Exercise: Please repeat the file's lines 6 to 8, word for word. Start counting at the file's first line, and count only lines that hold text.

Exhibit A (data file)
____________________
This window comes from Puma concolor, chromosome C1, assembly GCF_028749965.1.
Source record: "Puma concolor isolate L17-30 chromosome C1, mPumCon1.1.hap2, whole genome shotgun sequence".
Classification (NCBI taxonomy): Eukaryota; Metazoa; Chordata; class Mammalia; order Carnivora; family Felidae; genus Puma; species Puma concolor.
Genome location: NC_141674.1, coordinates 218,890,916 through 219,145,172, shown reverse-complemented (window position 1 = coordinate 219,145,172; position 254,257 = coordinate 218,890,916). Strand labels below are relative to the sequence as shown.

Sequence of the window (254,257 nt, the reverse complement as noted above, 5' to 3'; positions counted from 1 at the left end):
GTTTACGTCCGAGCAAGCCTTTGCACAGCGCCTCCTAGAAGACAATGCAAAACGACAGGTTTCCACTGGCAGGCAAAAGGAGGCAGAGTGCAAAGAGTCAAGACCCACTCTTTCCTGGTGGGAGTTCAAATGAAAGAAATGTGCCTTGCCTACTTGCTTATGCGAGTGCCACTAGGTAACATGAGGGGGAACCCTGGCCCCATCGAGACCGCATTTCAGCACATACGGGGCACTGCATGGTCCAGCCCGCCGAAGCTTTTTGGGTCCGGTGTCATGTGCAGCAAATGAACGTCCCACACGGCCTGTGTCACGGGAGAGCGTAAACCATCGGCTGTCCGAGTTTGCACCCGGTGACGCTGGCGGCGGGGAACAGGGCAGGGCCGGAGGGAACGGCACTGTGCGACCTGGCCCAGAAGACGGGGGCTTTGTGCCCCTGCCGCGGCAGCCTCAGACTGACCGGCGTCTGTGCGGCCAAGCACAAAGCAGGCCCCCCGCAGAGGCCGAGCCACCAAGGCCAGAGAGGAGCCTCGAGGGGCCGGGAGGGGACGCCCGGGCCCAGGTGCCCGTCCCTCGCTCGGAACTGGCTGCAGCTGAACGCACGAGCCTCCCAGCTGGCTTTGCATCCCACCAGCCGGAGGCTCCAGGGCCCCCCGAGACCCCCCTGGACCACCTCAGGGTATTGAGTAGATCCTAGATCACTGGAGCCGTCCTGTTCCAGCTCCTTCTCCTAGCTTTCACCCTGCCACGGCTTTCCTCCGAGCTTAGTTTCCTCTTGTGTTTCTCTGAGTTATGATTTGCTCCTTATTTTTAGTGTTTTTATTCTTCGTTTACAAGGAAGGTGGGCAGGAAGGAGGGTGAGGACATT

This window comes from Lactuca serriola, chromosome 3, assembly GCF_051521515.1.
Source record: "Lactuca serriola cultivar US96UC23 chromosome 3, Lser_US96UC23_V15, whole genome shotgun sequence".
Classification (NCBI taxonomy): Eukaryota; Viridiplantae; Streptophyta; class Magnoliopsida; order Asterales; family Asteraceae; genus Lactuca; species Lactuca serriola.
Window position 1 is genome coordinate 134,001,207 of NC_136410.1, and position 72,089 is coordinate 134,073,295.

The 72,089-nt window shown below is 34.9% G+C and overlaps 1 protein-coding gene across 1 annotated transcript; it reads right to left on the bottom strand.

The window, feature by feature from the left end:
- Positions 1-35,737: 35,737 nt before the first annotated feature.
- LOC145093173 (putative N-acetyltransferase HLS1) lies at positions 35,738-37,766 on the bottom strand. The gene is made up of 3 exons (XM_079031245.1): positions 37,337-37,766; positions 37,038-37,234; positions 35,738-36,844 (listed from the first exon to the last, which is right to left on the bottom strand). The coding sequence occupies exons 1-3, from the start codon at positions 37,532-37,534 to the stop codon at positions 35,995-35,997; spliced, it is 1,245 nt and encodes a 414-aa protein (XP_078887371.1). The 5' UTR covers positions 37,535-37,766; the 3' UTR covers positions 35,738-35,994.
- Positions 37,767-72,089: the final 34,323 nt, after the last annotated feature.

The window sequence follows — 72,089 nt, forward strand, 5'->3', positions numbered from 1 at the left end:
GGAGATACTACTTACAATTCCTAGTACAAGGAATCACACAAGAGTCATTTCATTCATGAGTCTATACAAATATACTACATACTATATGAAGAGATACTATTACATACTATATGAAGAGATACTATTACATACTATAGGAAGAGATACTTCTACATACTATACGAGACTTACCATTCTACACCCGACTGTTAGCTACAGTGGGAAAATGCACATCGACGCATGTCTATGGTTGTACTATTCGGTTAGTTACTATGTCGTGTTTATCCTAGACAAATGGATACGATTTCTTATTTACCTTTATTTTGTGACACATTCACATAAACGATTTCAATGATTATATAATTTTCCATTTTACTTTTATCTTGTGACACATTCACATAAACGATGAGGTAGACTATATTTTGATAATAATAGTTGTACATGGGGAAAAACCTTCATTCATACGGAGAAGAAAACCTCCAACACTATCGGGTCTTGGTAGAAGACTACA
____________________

GTTTACGTCCGAGCAAGCCTTTGCACAGCGCCTCCTAGAAGACAATGCAAAACGACAGGTTTCCACTGGCAGGCAAAAGGAGGCAGAGTGCAAAGAGTCAAGACCCACTCTTTCCTGGTGGGAGTTCAAATGAAAGAAATGTGCCTTGCCTACTTGCTTATGCGAGTGCCACTAGGTAACATGAGGGGGAACCCTGGCCCCATCGAGACCGCATTTCAGCACATACGGGGCACTGCATGGTCCAGCCCGCCGAAGCTTTTTGGGTCCGGTGTCATGTGCAGCAAATGAACGTCCCACACGGCCTGTGTCACGGGAGAGCGTAAACCATCGGCTGTCCGAGTTTGCACCCGGTGACGCTGGCGGCGGGGAACAGGGCAGGGCCGGAGGGAACGGCACTGTGCGACCTGGCCCAGAAGACGGGGGCTTTGTGCCCCTGCCGCGGCAGCCTCAGACTGACCGGCGTCTGTGCGGCCAAGCACAAAGCAGGCCCCCCGCAGAGGCCGAGCCACCAAGGCCAGAGAGGAGCCTCGAGGGGCCGGGAGGGGACGCCCGGGCCCAGGTGCCCGTCCCTCGCTCGGAACTGGCTGCAGCTGAACGCACGAGCCTCCCAGCTGGCTTTGCATCCCACCAGCCGGAGGCTCCAGGGCCCCCCGAGACCCCCCTGGACCACCTCAGGGTATTGAGTAGATCCTAGATCACTGGAGCCGTCCTGTTCCAGCTCCTTCTCCTAGCTTTCACCCTGCCACGGCTTTCCTCCGAGCTTAGTTTCCTCTTGTGTTTCTCTGAGTTATGATTTGCTCCTTATTTTTAGTGTTTTTATTCTTCGTTTACAAGGAAGGTGGGCAGGAAGGAGGGTGAGGACATT

This window comes from Lactuca serriola, chromosome 3, assembly GCF_051521515.1.
Source record: "Lactuca serriola cultivar US96UC23 chromosome 3, Lser_US96UC23_V15, whole genome shotgun sequence".